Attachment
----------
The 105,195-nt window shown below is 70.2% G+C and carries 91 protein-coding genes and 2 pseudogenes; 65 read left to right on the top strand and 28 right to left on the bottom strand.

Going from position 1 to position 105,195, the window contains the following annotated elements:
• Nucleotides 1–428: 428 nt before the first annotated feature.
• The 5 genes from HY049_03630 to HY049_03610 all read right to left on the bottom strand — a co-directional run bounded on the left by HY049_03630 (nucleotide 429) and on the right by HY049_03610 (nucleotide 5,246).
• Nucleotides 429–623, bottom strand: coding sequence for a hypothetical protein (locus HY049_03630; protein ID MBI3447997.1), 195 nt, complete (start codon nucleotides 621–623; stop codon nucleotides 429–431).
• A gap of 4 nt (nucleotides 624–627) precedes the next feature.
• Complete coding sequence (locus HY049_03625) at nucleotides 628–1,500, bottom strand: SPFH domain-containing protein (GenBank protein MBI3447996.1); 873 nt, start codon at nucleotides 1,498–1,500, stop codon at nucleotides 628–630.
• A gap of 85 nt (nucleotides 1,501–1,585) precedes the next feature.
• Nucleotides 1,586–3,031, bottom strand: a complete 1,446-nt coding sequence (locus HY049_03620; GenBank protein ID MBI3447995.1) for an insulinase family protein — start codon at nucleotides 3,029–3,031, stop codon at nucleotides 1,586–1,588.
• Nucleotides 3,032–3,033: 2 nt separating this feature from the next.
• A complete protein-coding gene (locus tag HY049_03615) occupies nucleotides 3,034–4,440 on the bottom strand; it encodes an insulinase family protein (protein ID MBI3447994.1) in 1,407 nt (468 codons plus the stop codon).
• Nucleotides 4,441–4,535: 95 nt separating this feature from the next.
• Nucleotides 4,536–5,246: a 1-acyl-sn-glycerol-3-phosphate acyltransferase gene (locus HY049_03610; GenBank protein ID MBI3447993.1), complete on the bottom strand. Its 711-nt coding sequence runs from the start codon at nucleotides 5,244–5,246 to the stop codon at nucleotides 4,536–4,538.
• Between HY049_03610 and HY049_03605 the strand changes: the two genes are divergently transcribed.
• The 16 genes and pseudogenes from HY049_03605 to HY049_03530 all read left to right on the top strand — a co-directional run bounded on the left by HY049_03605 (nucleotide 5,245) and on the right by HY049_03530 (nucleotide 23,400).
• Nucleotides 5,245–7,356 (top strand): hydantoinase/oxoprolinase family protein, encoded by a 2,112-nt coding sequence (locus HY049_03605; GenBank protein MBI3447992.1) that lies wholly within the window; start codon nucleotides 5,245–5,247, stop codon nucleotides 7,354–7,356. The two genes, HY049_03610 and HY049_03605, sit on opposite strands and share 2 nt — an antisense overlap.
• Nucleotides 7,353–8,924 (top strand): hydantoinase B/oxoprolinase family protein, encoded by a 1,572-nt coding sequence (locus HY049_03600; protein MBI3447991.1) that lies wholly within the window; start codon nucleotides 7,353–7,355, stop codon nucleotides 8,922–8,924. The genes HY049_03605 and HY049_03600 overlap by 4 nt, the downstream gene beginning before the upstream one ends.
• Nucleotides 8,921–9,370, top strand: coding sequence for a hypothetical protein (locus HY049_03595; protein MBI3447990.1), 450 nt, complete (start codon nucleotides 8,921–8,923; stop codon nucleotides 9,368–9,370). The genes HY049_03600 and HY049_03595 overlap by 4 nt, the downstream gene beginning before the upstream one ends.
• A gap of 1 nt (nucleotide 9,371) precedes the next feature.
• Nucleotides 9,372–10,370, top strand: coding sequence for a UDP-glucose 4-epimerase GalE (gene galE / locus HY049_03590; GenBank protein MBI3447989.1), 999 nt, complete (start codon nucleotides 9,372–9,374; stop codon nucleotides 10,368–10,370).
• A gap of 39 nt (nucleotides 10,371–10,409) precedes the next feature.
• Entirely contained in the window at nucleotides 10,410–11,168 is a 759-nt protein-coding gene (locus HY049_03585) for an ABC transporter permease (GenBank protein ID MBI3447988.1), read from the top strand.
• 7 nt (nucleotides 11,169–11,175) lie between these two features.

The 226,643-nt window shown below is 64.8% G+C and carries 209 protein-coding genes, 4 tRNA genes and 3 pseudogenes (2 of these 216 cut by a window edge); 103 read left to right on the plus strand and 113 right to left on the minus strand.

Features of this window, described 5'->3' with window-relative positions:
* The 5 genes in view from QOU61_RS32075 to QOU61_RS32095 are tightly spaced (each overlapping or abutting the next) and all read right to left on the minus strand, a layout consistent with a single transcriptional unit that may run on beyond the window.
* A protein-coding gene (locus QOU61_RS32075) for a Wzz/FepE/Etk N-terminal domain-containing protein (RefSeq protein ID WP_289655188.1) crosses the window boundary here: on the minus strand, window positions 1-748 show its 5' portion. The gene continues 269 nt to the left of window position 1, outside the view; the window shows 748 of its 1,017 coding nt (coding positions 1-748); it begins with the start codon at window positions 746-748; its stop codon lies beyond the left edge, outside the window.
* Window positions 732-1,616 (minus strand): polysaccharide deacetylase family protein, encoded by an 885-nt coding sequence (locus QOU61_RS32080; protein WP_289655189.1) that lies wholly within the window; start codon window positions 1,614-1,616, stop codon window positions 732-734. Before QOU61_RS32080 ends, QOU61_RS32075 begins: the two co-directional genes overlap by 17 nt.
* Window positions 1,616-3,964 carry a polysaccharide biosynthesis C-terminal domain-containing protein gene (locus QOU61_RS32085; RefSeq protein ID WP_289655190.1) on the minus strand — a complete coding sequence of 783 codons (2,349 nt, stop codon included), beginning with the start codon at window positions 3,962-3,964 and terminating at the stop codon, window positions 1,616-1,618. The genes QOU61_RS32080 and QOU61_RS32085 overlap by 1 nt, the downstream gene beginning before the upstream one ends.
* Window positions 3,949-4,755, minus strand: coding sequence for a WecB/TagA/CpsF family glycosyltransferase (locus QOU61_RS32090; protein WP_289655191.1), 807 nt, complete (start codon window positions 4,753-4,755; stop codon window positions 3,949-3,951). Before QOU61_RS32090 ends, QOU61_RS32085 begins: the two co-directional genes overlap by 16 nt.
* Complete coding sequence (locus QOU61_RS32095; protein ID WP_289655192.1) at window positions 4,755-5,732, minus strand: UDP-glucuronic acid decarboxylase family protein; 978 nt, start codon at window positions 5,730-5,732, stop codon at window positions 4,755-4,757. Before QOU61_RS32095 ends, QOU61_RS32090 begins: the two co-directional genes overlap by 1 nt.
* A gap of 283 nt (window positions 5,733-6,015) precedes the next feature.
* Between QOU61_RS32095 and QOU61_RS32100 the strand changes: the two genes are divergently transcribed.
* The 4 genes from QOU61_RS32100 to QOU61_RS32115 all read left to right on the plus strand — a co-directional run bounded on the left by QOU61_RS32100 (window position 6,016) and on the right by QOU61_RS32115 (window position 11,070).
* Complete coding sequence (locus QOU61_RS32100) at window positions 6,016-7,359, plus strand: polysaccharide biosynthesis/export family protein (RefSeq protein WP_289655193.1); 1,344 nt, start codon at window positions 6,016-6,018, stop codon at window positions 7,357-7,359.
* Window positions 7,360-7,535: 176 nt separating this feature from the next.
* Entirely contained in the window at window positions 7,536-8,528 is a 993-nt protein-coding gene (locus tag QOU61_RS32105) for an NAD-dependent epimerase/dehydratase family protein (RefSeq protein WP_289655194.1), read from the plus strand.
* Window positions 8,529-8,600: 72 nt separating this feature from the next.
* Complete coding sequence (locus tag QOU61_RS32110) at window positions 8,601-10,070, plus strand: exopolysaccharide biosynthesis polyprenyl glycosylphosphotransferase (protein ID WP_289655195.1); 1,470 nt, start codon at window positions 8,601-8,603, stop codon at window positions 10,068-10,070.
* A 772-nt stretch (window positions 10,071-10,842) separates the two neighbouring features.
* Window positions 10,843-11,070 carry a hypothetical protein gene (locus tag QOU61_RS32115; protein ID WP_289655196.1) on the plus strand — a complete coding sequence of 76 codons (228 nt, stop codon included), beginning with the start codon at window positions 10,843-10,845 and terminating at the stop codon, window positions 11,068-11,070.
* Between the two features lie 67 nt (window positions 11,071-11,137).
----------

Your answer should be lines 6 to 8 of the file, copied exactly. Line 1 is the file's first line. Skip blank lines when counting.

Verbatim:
• A gap of 4 nt (nucleotides 624–627) precedes the next feature.
• Complete coding sequence (locus HY049_03625) at nucleotides 628–1,500, bottom strand: SPFH domain-containing protein (GenBank protein MBI3447996.1); 873 nt, start codon at nucleotides 1,498–1,500, stop codon at nucleotides 628–630.
• A gap of 85 nt (nucleotides 1,501–1,585) precedes the next feature.